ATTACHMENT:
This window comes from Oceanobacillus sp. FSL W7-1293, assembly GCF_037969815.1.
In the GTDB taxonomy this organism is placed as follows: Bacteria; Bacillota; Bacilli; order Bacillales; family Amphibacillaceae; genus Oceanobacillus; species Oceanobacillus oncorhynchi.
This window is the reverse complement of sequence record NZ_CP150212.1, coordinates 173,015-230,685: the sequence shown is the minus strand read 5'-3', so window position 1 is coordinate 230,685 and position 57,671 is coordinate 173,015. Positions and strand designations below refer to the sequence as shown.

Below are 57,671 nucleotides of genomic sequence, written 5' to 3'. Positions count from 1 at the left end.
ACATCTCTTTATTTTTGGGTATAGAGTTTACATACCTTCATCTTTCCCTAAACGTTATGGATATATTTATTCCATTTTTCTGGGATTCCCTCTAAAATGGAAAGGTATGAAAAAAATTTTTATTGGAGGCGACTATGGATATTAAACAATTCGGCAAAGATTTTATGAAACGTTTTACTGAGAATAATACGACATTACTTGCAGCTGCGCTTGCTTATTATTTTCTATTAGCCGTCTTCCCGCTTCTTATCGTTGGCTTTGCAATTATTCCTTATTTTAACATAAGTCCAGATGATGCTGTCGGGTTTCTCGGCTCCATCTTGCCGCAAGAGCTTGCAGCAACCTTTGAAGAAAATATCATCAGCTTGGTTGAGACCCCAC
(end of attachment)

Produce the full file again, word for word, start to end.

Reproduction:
This window comes from Oceanobacillus sp. FSL W7-1293, assembly GCF_037969815.1.
In the GTDB taxonomy this organism is placed as follows: Bacteria; Bacillota; Bacilli; order Bacillales; family Amphibacillaceae; genus Oceanobacillus; species Oceanobacillus oncorhynchi.
This window is the reverse complement of sequence record NZ_CP150212.1, coordinates 173,015-230,685: the sequence shown is the minus strand read 5'-3', so window position 1 is coordinate 230,685 and position 57,671 is coordinate 173,015. Positions and strand designations below refer to the sequence as shown.

Below are 57,671 nucleotides of genomic sequence, written 5' to 3'. Positions count from 1 at the left end.
ACATCTCTTTATTTTTGGGTATAGAGTTTACATACCTTCATCTTTCCCTAAACGTTATGGATATATTTATTCCATTTTTCTGGGATTCCCTCTAAAATGGAAAGGTATGAAAAAAATTTTTATTGGAGGCGACTATGGATATTAAACAATTCGGCAAAGATTTTATGAAACGTTTTACTGAGAATAATACGACATTACTTGCAGCTGCGCTTGCTTATTATTTTCTATTAGCCGTCTTCCCGCTTCTTATCGTTGGCTTTGCAATTATTCCTTATTTTAACATAAGTCCAGATGATGCTGTCGGGTTTCTCGGCTCCATCTTGCCGCAAGAGCTTGCAGCAACCTTTGAAGAAAATATCATCAGCTTGGTTGAGACCCCAC